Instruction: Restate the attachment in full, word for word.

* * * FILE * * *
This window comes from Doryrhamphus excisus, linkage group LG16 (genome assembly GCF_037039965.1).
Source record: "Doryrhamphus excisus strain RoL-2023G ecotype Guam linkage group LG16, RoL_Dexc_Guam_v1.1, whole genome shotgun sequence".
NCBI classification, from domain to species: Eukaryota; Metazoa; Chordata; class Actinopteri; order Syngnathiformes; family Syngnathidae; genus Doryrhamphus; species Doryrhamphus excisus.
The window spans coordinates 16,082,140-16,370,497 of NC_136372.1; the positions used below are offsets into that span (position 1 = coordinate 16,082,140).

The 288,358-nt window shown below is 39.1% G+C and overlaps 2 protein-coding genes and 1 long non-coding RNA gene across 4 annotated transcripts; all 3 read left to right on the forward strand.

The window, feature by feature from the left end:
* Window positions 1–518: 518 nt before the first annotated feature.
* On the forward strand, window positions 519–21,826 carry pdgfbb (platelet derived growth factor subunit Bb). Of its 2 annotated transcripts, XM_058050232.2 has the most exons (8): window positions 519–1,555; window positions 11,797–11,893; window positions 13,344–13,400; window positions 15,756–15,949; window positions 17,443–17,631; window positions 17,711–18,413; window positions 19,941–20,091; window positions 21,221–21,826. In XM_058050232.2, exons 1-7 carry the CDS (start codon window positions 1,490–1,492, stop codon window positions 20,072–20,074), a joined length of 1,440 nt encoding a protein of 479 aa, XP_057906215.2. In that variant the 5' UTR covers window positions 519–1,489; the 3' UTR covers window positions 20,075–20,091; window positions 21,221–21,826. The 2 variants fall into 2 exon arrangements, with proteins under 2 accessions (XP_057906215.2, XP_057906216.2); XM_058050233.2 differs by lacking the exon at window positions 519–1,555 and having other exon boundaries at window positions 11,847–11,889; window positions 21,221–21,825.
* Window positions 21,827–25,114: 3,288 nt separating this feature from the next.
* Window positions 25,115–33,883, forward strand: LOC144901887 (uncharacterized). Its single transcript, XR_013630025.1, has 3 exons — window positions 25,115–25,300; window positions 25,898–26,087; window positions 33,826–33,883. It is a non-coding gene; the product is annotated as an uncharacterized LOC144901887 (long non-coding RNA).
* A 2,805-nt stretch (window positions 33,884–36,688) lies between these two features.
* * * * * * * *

This window comes from Doryrhamphus excisus, linkage group LG16 (genome assembly GCF_037039965.1).
Source record: "Doryrhamphus excisus strain RoL-2023G ecotype Guam linkage group LG16, RoL_Dexc_Guam_v1.1, whole genome shotgun sequence".
NCBI classification, from domain to species: Eukaryota; Metazoa; Chordata; class Actinopteri; order Syngnathiformes; family Syngnathidae; genus Doryrhamphus; species Doryrhamphus excisus.
The window spans coordinates 16,082,140-16,370,497 of NC_136372.1; the positions used below are offsets into that span (position 1 = coordinate 16,082,140).

The 288,358-nt window shown below is 39.1% G+C and overlaps 2 protein-coding genes and 1 long non-coding RNA gene across 4 annotated transcripts; all 3 read left to right on the forward strand.

The window, feature by feature from the left end:
* Window positions 1–518: 518 nt before the first annotated feature.
* On the forward strand, window positions 519–21,826 carry pdgfbb (platelet derived growth factor subunit Bb). Of its 2 annotated transcripts, XM_058050232.2 has the most exons (8): window positions 519–1,555; window positions 11,797–11,893; window positions 13,344–13,400; window positions 15,756–15,949; window positions 17,443–17,631; window positions 17,711–18,413; window positions 19,941–20,091; window positions 21,221–21,826. In XM_058050232.2, exons 1-7 carry the CDS (start codon window positions 1,490–1,492, stop codon window positions 20,072–20,074), a joined length of 1,440 nt encoding a protein of 479 aa, XP_057906215.2. In that variant the 5' UTR covers window positions 519–1,489; the 3' UTR covers window positions 20,075–20,091; window positions 21,221–21,826. The 2 variants fall into 2 exon arrangements, with proteins under 2 accessions (XP_057906215.2, XP_057906216.2); XM_058050233.2 differs by lacking the exon at window positions 519–1,555 and having other exon boundaries at window positions 11,847–11,889; window positions 21,221–21,825.
* Window positions 21,827–25,114: 3,288 nt separating this feature from the next.
* Window positions 25,115–33,883, forward strand: LOC144901887 (uncharacterized). Its single transcript, XR_013630025.1, has 3 exons — window positions 25,115–25,300; window positions 25,898–26,087; window positions 33,826–33,883. It is a non-coding gene; the product is annotated as an uncharacterized LOC144901887 (long non-coding RNA).
* A 2,805-nt stretch (window positions 33,884–36,688) lies between these two features.